All the classics.
Animation and science fiction are wildly popular film genres, attracting millions of fans the world over. Anime has its roots at the beginning of the 20th century and has developed over time to become a medium in which fantasy can be explored limitlessly and artfully. Science fiction explores humanity’s desire for innovation and the creation of new technologies, new societies or new frontiers on Earth, or beyond.
Both sci-fi and animation are able to depict fantastical scenarios and futuristic lands beyond our wildest imagination. When these genres are combined the potential visual and thematic possibilities are almost limitless. Recent times have seen the creation of very specific sub genres of sci-fi anime spanning across all forms of media; these include such themes as cyberpunk, brain-computer interfacing and cloning, mecca, galactic empires and post-apocalyptic narratives.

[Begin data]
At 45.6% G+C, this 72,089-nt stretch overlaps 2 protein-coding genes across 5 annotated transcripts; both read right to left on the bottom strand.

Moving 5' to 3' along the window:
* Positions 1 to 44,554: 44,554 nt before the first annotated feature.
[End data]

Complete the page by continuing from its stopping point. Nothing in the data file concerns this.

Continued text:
The sci-fi anime films on this list all artfully explore existential questions of the nature of reality and what it means to be human. Many films also tackle pertinent social and political issues of our current hi-tech age, including the threat of biological and chemical welfare as well as the potential dangers and destruction of all forms of technological advancement when placed in the wrong hands. We can view these films as exciting forays into the limitless possibilities of things to come or disturbing cautionary tales of man’s role in techno-saturated futures.
Akira (1988) | dir. Katsuhiro Otomo